Purple Magazine
— The Future Issue #37 S/S 2022

eliza douglas


interview by OLIVIER ZAHM

american artist eliza douglas is the face of a new generation. she is shaping the future of art with a transgressive attitude that disrupts predetermined categories: painting/performance, male/female, art/fashion, individual/collective.

for purple future, she wore the balenciaga 50th couture collection in anne imhof’s mega show “natures mortes” at the palais de tokyo in paris, for which she composed the music, performed, and exhibited her paintings.

her urge to express herself in different domains is a sign of a generational shift in the art world.

OLIVIER ZAHM — How do you start a painting? With a picture, an idea, a mood, a sound?
ELIZA DOUGLAS — With all my paintings, there’s a photographic element that precedes the painting. I usually work in series, and each series has a process that is consistent within it. With the most recent paintings, I seek out compelling graphics that are printed on fabric. Most of the time, these end up being t-shirts. I then photograph them pretty extensively, often folding and crumpling them, until I get a composition that feels right. That photograph is then painted.

OLIVIER ZAHM — For the t-shirt series, how do you choose the t-shirts? Are they from your personal collection?
ELIZA DOUGLAS — A few have been my personal shirts, but mostly I have sought them out in stores and online, on eBay, etc. I have been collecting shirts and using them in creative ways since I was a teenager. I’m looking for graphics that would be particularly effective for the series. The aesthetic quality is usually what is privileged, but I also take into account what they reference or signify. This painting series — and the fact that I do the styling for Anne Imhof’s work — means I end up spending a lot of time researching t-shirts!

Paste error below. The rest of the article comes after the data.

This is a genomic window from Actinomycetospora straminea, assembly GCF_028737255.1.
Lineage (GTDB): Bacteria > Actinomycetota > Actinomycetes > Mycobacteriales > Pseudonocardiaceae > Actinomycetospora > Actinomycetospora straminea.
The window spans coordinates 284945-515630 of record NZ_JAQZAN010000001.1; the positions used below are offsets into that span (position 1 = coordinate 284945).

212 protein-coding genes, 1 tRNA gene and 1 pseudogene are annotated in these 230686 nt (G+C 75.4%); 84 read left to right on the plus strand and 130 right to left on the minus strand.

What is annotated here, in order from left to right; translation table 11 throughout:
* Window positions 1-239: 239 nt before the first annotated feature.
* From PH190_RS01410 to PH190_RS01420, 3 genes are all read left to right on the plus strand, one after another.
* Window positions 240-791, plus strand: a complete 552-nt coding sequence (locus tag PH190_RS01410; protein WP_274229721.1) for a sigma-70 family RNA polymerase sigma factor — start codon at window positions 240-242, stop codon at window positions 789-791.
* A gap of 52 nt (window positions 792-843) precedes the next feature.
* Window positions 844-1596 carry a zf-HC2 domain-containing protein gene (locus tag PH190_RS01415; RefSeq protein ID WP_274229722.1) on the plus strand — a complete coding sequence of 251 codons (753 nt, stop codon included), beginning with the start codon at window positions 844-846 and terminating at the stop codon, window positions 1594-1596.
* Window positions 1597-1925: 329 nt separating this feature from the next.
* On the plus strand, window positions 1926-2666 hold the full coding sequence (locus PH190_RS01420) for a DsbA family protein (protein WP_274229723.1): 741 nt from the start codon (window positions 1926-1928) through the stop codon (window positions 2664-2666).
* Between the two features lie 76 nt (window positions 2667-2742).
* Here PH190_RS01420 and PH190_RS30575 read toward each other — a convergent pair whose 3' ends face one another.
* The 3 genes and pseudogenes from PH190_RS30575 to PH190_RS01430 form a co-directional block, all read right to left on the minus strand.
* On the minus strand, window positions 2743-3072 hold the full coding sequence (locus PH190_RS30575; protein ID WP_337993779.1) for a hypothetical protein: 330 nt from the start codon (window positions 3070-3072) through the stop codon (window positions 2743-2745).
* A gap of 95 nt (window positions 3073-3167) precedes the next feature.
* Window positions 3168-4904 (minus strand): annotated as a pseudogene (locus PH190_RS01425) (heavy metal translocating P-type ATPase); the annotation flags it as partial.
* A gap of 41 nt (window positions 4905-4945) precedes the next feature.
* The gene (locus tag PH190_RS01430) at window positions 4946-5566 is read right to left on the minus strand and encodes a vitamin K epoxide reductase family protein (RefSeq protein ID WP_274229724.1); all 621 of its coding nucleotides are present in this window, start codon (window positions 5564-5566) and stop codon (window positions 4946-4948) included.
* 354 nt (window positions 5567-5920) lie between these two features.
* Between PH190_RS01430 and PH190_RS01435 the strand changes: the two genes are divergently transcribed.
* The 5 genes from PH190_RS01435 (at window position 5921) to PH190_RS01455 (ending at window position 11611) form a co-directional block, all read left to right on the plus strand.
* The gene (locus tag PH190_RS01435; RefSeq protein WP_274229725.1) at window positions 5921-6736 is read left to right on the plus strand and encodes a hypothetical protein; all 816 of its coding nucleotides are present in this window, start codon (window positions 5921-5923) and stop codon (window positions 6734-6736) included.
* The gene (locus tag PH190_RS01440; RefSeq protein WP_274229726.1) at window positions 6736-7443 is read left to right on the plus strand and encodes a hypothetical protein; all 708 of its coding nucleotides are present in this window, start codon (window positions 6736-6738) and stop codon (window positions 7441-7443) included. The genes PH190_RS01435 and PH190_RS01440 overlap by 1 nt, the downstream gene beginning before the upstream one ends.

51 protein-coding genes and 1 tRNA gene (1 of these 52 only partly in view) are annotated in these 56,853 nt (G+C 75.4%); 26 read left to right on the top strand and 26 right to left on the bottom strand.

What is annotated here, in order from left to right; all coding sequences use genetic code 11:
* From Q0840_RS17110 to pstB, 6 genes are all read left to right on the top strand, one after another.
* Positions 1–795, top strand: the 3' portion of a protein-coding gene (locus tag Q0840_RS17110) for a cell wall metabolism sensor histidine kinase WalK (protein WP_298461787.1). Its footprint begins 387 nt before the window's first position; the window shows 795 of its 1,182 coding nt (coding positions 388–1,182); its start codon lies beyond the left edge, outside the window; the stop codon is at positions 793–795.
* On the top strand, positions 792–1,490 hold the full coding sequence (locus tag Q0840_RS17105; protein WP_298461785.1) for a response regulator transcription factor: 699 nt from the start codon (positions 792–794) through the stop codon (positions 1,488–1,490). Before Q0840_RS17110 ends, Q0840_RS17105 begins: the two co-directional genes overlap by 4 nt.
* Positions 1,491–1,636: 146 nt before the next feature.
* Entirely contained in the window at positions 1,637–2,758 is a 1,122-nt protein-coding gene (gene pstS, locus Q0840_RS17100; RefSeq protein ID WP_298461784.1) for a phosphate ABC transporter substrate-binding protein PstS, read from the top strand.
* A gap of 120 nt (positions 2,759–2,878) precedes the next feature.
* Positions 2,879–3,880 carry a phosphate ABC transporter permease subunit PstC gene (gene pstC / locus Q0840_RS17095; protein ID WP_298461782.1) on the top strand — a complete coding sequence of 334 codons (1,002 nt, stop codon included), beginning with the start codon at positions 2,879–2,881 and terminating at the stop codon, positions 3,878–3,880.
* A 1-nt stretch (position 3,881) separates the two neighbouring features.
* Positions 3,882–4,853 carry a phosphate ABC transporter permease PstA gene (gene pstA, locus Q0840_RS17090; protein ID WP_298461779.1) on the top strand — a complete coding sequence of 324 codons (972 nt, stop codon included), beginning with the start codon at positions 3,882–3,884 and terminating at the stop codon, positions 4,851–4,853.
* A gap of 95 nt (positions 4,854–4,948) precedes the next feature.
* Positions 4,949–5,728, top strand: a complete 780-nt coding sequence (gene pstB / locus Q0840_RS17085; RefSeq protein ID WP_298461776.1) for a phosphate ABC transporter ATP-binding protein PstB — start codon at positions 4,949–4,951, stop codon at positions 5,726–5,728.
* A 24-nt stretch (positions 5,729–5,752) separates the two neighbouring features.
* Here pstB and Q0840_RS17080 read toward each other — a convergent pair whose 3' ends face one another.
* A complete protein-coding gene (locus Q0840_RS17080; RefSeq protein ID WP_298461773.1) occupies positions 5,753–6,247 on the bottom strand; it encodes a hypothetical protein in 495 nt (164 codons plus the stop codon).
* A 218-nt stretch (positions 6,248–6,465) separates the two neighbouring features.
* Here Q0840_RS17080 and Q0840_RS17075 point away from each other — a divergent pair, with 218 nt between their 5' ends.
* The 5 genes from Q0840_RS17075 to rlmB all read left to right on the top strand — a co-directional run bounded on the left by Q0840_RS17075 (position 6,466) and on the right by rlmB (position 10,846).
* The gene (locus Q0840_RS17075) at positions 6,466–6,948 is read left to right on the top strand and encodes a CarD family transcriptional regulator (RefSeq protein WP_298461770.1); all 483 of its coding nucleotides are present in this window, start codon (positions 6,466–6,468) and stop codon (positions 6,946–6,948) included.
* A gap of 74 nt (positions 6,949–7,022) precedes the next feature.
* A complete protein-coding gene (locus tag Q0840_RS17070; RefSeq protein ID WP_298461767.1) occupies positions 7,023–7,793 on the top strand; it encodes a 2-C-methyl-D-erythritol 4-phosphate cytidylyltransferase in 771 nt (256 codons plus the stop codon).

OLIVIER ZAHM — Do you paint everything yourself, or do you work with assistants?
ELIZA DOUGLAS — I now often work with two assistants, whom I met when they were studying in NYC. When I sold my first-ever paintings, I made some money that I wanted to reinvest in my practice. Prior to this, I often had ideas for paintings that would have been impossible to implement, given the limits of my abilities. So, my instinct was to open up the possibilities for my paintings in this way. I put an ad in a local art school in search of trained painters. I had just enough money to hire a painter for two weeks, which I did. And that was the beginning of my hands and feet series. I would make a photo mock-up of the hands, which the assistant would then paint, and then I would finish the rest of the painting in my own more messy and expressive way. The extent to which I use assistants varies, depending on the series I am working on.

OLIVIER ZAHM — How do people react to this aspect of your practice?
ELIZA DOUGLAS — It really varies. To some people, it seems to not make any difference, and others find it shocking and feel it degrades the value or power of my work. I find this ridiculous, given the historical legacy of painting dating back to 1608, when Rubens founded his workshop in Antwerp, where he used to employ several young painters and develop works with them. The search for the master’s hand is a long, patriarchal-tinted practice by mostly male art historians and critics. Outsourcing painting is so widely common among my male colleagues, and they don’t seem to get the same blowback that I do.

OLIVIER ZAHM — You say you are not a man. Do you consider yourself a woman?
ELIZA DOUGLAS — As a child, I felt more like a boy than a girl. I presented as a boy and often asked people to call me that. But that was also in a world in which I didn’t know there could be anything but boys or girls. Although I don’t widely proliferate this term, what would most closely describe me would be a nonbinary person. I am both a man and woman, or maybe I am neither a man nor a woman. I am everything, or I am nothing. In terms of pronouns, at this point in my life, I just find it easiest to accept everything. None of them feels particularly right or wrong. And I like the idea that by going by she/he and they, no one can ever get it wrong.

OLIVIER ZAHM — Why do you think painting is relevant today, in a digital age?
ELIZA DOUGLAS — There is no other medium in the history of art that has more often been declared dead and, in the same breath, revived. The constant crisis of painting is also its path to its never-ending relevancy. Like capitalism itself, painting has the ability to revitalize through its crises.